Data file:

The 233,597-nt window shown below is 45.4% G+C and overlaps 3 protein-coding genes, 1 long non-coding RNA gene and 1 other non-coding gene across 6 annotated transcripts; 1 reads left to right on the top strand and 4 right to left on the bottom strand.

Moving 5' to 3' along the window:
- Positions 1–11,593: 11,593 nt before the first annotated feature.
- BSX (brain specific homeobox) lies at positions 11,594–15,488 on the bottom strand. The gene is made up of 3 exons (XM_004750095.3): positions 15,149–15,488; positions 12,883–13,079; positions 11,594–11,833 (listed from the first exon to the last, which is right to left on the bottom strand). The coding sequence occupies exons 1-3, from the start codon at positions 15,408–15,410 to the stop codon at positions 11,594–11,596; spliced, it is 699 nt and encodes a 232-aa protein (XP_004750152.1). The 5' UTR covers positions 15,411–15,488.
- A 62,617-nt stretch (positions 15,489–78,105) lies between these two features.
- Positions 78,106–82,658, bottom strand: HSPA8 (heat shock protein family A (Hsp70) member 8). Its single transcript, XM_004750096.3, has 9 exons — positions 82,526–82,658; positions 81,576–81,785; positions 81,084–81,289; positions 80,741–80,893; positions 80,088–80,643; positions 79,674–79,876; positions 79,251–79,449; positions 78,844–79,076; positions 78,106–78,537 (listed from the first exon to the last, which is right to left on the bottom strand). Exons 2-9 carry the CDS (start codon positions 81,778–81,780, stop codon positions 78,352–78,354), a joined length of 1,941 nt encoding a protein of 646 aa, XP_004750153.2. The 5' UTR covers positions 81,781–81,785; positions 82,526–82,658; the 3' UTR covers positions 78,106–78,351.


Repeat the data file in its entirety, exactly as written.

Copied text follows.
The 233,597-nt window shown below is 45.4% G+C and overlaps 3 protein-coding genes, 1 long non-coding RNA gene and 1 other non-coding gene across 6 annotated transcripts; 1 reads left to right on the top strand and 4 right to left on the bottom strand.

Moving 5' to 3' along the window:
- Positions 1–11,593: 11,593 nt before the first annotated feature.
- BSX (brain specific homeobox) lies at positions 11,594–15,488 on the bottom strand. The gene is made up of 3 exons (XM_004750095.3): positions 15,149–15,488; positions 12,883–13,079; positions 11,594–11,833 (listed from the first exon to the last, which is right to left on the bottom strand). The coding sequence occupies exons 1-3, from the start codon at positions 15,408–15,410 to the stop codon at positions 11,594–11,596; spliced, it is 699 nt and encodes a 232-aa protein (XP_004750152.1). The 5' UTR covers positions 15,411–15,488.
- A 62,617-nt stretch (positions 15,489–78,105) lies between these two features.
- Positions 78,106–82,658, bottom strand: HSPA8 (heat shock protein family A (Hsp70) member 8). Its single transcript, XM_004750096.3, has 9 exons — positions 82,526–82,658; positions 81,576–81,785; positions 81,084–81,289; positions 80,741–80,893; positions 80,088–80,643; positions 79,674–79,876; positions 79,251–79,449; positions 78,844–79,076; positions 78,106–78,537 (listed from the first exon to the last, which is right to left on the bottom strand). Exons 2-9 carry the CDS (start codon positions 81,778–81,780, stop codon positions 78,352–78,354), a joined length of 1,941 nt encoding a protein of 646 aa, XP_004750153.2. The 5' UTR covers positions 81,781–81,785; positions 82,526–82,658; the 3' UTR covers positions 78,106–78,351.